Among the biggest complaints about the financial industry is that it always seems to do well, even when disaster strikes for everyone else. Investments bankers, venture capitalists, and even stock analysts (like Henry Blodget) made millions during the dotcom boom, getting rich and then getting out before that bubble crashed. Wall Street did even better during the real estate bubble, bundling subprime mortgages, with many key villains in this story walking away with hundreds of millions of dollars before everything fell apart.
Now, as we learn more about private equity, we are discovering that this corner of finance is especially adept at always profiting, no matter what happens. The key to this success is extracting wealth after takeover deals in the form of fees.
As the New York Times reported over the weekend, Bain Capital consistently made money in nearly all its deals under Mitt Romney's leadership even as some of the companies it took over went bankrupt: "Bain structured deals so that it was difficult for the firm and its executives to ever really lose, even if practically everyone else involved with the company that Bain owned did, including its employees, creditors and even, at times, investors in Bain’s funds."
And how did it accomplish this feat of magic? Fees.
The numerous fees collected by private equity firms have been a frequent lightning rod for the industry. First, the firms charge their investors a percentage of the fund as a management fee, meant to cover its overhead. During Mr. Romney’s tenure, this was initially 2.5 percent and then dropped to 2 percent. Private equity firms also collect transaction or deal fees, ostensibly for advisory work, from companies they buy. These fees are generally collected for major transactions, like the purchase of another company, a public stock offering or even the initial acquisition of the company. A third fee stream comes from annual monitoring or advisory fees that portfolio companies typically pay to their owners, the buyout firms.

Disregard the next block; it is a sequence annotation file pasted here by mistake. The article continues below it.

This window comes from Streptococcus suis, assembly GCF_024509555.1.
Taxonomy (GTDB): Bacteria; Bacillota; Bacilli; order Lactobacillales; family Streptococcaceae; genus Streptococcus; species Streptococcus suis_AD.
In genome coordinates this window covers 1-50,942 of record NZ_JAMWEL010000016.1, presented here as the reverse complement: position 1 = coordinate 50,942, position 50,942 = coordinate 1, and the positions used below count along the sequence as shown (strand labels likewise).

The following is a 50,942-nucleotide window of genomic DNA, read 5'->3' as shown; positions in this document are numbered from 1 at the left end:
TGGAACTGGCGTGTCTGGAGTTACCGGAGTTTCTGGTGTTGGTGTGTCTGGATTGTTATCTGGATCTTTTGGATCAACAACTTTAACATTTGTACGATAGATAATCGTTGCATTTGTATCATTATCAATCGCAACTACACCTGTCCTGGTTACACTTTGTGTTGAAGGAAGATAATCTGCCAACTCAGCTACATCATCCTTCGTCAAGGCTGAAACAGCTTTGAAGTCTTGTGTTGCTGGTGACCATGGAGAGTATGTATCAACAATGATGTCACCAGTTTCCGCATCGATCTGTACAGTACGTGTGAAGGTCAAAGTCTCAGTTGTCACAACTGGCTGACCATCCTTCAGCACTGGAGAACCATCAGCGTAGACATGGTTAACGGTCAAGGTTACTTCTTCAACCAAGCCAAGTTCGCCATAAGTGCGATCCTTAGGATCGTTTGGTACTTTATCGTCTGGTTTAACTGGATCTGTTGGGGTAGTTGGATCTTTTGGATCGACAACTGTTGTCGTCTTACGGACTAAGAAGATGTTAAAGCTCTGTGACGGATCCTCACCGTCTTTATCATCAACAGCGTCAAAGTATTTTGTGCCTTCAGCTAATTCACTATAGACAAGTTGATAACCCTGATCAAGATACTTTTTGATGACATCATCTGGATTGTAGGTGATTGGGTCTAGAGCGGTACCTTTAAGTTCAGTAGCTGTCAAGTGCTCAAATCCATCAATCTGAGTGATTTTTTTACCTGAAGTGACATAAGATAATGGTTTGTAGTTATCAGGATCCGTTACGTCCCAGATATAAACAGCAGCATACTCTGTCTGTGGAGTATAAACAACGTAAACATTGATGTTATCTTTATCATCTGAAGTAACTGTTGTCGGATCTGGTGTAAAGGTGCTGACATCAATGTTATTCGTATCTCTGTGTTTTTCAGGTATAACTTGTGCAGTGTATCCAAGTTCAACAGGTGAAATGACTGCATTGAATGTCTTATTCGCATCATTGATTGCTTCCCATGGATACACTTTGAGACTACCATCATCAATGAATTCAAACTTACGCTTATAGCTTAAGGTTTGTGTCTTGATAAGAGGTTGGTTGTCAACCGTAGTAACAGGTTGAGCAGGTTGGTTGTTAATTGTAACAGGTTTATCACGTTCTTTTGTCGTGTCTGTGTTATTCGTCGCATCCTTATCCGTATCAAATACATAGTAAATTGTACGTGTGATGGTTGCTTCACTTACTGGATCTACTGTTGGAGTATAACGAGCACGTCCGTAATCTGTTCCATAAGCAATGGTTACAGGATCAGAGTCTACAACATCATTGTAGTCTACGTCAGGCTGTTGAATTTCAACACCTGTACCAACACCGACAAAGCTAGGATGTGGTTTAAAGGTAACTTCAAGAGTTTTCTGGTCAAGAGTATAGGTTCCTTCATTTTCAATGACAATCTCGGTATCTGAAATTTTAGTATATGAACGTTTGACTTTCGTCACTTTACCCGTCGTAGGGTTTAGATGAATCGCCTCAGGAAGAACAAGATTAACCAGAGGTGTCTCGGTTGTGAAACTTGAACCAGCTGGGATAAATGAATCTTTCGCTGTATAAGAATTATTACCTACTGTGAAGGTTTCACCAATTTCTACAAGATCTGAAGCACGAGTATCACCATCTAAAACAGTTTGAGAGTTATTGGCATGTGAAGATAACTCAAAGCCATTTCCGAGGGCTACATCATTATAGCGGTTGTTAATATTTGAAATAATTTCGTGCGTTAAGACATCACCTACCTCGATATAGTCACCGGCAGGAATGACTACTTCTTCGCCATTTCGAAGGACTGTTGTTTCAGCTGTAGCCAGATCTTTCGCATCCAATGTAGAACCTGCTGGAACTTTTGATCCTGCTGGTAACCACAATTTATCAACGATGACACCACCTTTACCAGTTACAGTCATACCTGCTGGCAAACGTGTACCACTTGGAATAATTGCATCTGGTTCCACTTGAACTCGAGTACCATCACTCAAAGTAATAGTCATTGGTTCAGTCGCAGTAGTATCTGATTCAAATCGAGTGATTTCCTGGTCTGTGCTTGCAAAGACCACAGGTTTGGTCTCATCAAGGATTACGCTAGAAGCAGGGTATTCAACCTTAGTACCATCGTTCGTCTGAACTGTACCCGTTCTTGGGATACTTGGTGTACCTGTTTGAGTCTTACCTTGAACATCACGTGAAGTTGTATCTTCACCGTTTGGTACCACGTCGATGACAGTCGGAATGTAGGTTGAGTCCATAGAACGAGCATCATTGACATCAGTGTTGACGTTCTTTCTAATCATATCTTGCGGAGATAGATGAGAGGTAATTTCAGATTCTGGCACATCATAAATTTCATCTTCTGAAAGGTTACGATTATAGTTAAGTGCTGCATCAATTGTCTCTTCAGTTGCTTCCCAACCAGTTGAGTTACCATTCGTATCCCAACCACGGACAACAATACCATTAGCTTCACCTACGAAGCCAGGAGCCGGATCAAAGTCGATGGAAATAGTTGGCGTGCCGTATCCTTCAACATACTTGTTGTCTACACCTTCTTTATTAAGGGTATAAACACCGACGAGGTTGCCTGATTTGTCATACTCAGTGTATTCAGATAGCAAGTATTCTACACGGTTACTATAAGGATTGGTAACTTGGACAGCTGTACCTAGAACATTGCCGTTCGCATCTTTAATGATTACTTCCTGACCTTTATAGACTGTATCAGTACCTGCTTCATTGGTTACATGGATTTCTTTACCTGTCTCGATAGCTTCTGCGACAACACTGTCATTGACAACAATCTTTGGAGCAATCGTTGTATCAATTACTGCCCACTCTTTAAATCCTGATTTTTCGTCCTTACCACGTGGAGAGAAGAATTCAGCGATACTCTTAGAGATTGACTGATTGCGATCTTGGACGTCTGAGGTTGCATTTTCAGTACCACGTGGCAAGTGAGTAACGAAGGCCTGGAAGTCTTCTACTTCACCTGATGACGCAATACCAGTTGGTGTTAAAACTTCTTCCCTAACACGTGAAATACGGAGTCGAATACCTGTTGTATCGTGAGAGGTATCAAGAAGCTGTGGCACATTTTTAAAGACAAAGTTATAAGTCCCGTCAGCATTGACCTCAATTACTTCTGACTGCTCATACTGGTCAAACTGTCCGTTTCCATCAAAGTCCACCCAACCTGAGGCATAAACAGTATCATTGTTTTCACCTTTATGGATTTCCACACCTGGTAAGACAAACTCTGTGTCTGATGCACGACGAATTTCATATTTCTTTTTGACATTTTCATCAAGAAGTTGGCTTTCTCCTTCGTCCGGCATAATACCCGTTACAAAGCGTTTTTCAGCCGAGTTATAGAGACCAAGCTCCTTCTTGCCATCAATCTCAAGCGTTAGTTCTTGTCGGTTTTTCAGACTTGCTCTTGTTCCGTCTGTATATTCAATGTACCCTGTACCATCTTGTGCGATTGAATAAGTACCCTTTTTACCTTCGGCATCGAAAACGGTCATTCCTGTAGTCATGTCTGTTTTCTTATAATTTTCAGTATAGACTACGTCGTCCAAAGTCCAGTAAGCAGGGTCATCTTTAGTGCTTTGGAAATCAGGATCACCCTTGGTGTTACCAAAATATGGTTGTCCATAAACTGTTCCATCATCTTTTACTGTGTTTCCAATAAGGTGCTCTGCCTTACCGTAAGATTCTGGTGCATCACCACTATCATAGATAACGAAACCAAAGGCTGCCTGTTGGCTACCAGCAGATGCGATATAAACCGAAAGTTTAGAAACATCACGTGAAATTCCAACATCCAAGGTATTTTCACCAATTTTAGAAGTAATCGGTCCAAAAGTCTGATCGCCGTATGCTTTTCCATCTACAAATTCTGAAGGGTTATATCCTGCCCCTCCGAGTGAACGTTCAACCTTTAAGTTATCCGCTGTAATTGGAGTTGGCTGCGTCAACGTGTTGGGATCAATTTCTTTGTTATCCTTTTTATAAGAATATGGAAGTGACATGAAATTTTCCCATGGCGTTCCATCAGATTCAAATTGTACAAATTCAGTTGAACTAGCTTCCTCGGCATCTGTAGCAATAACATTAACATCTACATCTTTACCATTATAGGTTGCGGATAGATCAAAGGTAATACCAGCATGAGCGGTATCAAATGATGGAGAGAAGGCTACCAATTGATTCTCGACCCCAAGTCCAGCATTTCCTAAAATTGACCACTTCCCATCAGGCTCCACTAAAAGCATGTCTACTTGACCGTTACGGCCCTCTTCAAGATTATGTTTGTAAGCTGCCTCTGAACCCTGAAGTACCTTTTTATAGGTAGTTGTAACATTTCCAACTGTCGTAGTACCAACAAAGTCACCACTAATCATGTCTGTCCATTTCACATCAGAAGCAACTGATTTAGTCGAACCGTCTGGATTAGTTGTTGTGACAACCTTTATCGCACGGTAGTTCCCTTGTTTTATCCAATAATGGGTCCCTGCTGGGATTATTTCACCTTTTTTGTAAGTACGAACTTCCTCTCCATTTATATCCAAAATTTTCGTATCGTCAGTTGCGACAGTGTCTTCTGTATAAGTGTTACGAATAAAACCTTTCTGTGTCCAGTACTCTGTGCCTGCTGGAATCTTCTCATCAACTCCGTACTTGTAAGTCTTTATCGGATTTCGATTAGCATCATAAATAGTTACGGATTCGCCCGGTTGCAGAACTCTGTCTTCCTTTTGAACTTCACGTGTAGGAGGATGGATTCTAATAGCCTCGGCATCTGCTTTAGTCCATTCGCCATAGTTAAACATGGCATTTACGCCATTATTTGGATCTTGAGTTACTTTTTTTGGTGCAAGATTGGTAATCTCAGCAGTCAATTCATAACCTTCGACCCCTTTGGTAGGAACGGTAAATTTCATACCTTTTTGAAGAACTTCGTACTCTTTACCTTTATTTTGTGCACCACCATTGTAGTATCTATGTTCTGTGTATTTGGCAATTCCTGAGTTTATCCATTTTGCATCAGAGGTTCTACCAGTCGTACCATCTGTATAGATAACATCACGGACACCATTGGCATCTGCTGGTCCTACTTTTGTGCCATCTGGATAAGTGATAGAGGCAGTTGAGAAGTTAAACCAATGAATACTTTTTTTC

These fees can be substantial. In the case of Dade International, a medical supply company in which Bain acquired a stake in 1994, Bain and other investment firms piled up nearly $90 million in fees over seven years. The company filed for bankruptcy in 2003 but not before it had borrowed heavily to pay $420 million to Bain and other investors several years earlier.
In 1998 alone, Mr. Romney’s final full year at Bain, The Times was able to identify roughly $90 million in fees collected by the firm across its various funds, a figure that is probably low because most companies in Bain’s portfolio did not have to file financial disclosures.
In some cases, as the Times details, Bain collected fees right up to the point that the companies it controlled declared bankruptcy.
Heads we win, Tails we win. What's not to like about this business strategy? Unless, say, you happen to work in one of the firms that goes under even as a bunch of financiers get rich.